Messrs. Hawari and Imam, like Mr. Qaradawi, refused to comment for this article.
Some members of the council quietly say Mr. Qaradawi is probably not the best public face for the group, although his reputation and personality created the organization. One member, Mustafa Ceric, the Grand Mufti of Bosnia, said the council reflects European Muslims' difficulties of knowing what standards apply to them: "We are in a transitional phase where we live in Europe but we think of an abstract Islam."
A Garbled Message
For many at the grassroots, the message seems to be two-fold: that Muslims need special rules to fit into European society; and that anyone with a copy of the Quran and the Prophet's sayings can be a mufti.
The gap with Western society was on display at Berlin's Bilal mosque recently when a well-known religious authority, Amir Zaidan, attracted about 100 listeners for a talk on Islamic law. Afterward, men crowded around Mr. Zaidan with anxious questions, especially concerning sharia's ban on interest. Carried to its logical conclusion that rules out mortgages, life insurance and most retirement plans.
One man in his 50s asked if he may participate in a new retirement program being promoted by the German government. It is based on compounded interest and is voluntary, but in an era of shrinking pensions is considered a good idea by personal-finance experts.
Mr. Zaidan sat on the ground and assumed the role of a mufti, questioning the man about the specifics of his case. After a lively discussion with other men in the room, Mr. Zaidan ruled. The payments the man has made are "halal," or allowed. But the interest is "haram," forbidden. "Deduct the interest that is accrued and refuse to accept it," he said.
The questioner sat slack-jawed for a minute. Without the interest, the plan will not give him the returns he needs to retire. He shook his head, worried at the advice he had received. Contacted several weeks later, he says he has decided to forgo the pension plan and use his savings to help his son buy a house. "My children are my retirement," he says.
After Mr. Zaidan left, a group of younger men picked up the topic of Islamic law. In their 20s and 30s, most were born in Germany to immigrant parents. They all go by their first names; surnames are a Western invention, they say.
One is Mahmoud, a 29-year-old Palestinian who came to Germany as a 3-year-old and is struggling to find a role here. Tall and heavy with slicked-backed shoulder-length hair, he has a job cleaning buildings, the best he could do with just a basic-level high-school degree.
Like several other members of the group, he is familiar with Mr. Qaradawi's fatwa council and consults online Web sites such as IslamOnline. His views mirror these influences, with a desire to fit in but an underlying intolerance of others.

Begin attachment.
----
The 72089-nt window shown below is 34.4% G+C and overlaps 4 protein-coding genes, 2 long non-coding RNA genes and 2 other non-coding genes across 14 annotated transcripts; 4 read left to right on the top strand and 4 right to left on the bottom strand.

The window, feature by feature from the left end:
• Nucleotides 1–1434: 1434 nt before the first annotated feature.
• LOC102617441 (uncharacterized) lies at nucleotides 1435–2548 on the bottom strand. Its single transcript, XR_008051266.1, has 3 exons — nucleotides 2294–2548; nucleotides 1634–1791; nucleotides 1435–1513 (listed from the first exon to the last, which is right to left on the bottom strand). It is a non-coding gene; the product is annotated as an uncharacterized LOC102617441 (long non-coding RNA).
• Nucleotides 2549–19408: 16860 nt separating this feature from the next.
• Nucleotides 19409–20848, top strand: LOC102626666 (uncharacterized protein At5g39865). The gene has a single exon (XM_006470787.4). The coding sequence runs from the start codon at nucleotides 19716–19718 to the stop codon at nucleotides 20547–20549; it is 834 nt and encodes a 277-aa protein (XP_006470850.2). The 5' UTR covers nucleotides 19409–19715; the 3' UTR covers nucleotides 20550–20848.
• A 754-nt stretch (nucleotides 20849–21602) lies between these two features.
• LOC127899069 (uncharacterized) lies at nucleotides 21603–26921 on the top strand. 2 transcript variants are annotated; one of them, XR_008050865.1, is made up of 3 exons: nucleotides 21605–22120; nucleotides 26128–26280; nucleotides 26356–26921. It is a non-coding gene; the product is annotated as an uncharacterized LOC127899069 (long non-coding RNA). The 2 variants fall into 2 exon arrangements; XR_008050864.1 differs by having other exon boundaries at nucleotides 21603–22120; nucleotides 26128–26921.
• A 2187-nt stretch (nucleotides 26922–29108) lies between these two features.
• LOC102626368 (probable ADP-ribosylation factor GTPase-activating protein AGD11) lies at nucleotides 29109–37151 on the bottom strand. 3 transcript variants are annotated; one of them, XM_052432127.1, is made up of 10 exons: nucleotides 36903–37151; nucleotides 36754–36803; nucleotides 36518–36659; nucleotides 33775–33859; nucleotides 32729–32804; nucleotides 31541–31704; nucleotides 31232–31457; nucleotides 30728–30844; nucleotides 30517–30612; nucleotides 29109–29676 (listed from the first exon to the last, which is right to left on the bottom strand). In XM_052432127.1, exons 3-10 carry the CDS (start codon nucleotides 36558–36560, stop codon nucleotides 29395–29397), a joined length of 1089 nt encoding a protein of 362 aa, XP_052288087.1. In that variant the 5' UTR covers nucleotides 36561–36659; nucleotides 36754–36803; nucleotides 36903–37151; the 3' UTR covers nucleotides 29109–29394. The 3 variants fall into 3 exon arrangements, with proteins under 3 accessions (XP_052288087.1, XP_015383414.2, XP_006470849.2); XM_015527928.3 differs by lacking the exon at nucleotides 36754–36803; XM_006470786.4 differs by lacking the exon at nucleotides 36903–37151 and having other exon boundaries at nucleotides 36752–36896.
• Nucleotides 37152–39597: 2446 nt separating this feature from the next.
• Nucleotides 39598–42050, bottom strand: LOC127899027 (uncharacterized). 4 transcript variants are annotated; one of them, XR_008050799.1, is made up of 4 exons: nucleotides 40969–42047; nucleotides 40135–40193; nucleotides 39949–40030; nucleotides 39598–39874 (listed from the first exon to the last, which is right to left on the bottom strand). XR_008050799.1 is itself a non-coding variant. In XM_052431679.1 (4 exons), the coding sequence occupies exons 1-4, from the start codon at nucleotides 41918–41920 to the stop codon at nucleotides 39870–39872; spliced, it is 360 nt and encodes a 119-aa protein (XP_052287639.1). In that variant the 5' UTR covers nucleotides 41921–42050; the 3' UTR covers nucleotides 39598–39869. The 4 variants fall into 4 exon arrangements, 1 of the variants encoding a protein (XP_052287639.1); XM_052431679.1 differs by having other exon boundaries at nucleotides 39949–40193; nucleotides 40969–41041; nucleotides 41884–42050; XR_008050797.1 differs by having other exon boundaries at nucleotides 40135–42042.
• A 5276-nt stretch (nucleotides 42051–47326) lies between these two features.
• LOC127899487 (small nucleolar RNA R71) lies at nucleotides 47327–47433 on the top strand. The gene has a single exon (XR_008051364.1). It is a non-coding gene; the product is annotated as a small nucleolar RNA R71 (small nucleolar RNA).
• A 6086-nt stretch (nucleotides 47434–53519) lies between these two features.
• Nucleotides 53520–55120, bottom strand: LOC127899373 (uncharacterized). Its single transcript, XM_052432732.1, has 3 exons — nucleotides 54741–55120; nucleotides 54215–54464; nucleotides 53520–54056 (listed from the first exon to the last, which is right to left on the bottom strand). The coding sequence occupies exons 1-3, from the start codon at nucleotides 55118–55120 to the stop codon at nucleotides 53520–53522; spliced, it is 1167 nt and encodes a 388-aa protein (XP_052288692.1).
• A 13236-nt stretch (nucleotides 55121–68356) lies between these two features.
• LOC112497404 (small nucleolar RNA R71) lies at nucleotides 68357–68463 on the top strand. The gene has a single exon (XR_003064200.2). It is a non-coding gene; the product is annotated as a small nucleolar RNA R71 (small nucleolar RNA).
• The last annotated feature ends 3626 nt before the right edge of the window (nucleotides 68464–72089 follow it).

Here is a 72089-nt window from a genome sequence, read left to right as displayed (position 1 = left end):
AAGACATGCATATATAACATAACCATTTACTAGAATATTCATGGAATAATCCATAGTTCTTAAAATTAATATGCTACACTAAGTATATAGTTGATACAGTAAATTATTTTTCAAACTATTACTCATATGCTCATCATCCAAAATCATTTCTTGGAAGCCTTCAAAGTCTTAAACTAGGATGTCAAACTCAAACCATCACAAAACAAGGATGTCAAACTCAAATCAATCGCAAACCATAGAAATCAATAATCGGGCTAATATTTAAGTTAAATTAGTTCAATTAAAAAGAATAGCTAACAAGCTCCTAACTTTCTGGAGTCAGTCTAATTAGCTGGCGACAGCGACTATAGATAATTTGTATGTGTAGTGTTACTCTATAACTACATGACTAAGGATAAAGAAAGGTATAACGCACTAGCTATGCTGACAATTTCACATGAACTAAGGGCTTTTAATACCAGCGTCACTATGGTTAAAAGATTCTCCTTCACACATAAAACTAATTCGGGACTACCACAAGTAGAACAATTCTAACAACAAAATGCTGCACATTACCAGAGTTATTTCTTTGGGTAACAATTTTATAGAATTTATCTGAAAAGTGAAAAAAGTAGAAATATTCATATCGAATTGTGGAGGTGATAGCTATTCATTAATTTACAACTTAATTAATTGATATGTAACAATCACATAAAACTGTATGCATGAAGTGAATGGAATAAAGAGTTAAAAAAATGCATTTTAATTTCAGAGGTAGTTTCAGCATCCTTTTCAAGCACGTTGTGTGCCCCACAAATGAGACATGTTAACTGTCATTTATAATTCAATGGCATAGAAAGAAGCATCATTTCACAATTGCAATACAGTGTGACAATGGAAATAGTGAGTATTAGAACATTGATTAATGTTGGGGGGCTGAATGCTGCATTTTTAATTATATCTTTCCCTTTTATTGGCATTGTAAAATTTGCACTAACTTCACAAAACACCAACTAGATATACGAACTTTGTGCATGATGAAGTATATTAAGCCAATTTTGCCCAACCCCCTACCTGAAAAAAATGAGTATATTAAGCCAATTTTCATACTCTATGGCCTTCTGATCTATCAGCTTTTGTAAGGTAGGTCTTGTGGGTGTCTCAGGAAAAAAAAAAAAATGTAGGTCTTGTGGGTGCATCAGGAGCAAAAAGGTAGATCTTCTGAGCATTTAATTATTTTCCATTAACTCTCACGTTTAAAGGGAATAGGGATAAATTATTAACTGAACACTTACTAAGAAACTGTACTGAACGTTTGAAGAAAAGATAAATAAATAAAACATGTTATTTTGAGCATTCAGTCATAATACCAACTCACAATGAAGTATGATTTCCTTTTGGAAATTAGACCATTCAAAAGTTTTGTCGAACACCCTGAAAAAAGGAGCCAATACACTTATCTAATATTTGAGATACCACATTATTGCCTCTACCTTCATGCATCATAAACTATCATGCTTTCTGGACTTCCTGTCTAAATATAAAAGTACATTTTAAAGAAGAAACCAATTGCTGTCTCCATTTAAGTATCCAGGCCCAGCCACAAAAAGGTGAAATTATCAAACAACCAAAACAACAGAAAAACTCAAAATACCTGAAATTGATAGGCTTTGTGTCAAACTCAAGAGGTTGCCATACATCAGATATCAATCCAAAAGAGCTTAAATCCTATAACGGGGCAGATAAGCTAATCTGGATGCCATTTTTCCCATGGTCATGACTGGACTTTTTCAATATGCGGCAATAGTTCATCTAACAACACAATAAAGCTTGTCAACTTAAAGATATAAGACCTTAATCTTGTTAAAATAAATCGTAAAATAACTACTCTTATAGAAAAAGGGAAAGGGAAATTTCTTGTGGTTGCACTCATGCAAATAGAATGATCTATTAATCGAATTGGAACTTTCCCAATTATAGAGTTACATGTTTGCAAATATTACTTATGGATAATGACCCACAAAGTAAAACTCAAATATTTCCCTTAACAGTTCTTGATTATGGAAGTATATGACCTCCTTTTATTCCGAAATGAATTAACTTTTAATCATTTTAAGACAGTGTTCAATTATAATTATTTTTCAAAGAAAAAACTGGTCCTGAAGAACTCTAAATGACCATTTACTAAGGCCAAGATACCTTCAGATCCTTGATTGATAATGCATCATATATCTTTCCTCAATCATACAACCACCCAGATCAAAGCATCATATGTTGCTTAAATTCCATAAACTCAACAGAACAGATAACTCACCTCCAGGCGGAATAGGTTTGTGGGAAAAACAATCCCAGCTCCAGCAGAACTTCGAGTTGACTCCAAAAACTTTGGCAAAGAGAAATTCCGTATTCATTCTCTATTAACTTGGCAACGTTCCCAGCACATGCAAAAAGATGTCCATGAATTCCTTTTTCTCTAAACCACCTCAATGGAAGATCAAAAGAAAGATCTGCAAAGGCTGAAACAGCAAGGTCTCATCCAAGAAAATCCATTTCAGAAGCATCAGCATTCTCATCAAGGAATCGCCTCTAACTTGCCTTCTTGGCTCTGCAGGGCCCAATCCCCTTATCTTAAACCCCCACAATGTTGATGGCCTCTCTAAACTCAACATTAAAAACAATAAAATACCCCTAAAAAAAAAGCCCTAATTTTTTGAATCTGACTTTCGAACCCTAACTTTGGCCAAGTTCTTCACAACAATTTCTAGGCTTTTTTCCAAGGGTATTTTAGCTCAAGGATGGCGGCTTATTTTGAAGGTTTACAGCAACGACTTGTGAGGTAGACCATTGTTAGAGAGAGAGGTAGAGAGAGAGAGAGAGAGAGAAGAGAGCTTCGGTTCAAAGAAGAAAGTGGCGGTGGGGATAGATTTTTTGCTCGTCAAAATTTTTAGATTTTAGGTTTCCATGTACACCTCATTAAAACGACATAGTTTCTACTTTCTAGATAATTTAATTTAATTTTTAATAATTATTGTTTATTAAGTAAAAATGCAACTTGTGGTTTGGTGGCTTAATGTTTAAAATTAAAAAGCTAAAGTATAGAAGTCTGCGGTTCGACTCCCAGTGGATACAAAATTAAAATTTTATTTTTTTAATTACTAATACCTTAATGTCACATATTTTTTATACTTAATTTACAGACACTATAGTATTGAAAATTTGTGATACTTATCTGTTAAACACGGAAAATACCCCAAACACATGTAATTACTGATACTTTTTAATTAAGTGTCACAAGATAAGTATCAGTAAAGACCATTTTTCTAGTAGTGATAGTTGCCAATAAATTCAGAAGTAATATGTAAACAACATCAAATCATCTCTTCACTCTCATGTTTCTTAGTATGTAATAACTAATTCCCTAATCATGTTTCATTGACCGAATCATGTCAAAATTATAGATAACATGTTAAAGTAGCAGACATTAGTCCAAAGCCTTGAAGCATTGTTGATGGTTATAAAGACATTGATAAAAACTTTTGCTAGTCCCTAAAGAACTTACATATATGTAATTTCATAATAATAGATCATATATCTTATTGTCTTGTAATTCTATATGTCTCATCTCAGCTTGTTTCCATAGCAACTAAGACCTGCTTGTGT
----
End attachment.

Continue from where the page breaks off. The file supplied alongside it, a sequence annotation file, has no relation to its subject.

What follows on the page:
One of his friends, a convert, started to tell the group about how his Christian mother likes him to give her flowers on her birthday. Mahmoud wagged his finger at him and declared that birthday celebrations are forbidden. Muslim moderates argue that Islamic law is neutral about birthdays. However, Arabs traditionally don't hold birthday parties and there is no evidence in reading the Quran that Mohammad celebrated his. So young European fundamentalists who want to imitate the Prophet's life consider such parties to be out of bounds.
Then a man who had been hugging his knees in the corner piped up. He had read about the Prophet's condemnation of polytheism. Now, he said, he is angry at Buddhists and Taoists. "I'd love to just go into their temples and sweep out all those statues and toss them onto a dump," he said with a grin. "Yeah, then let's see how their gods deal with that."The group looked embarrassed for a moment. Then Mahmoud described how he badgered an uncle into removing a picture from his wall. Islam bans human representation in art and Mahmoud believes that means all decorative art. The picture was a verse from the Quran written in calligraphy, which is widely used as artwork around the Muslim world. No matter to Mahmoud. "I said, 'No, it's forbidden. Read the Quran.' "
A couple of men in the group were puzzled, but they began to nod in agreement as Mahmoud continued.
"My uncle, he really liked that thing and wouldn't take it down. So I asked him to make it a gift to me. He did and I destroyed it in front of him. He was really upset but it had to happen. He has to understand what sharia is about."
Write to Ian Johnson at email@example.com
I am sure that many out here would also love this "Open Sesame" Ali Baba stuff.
Like changing your socks!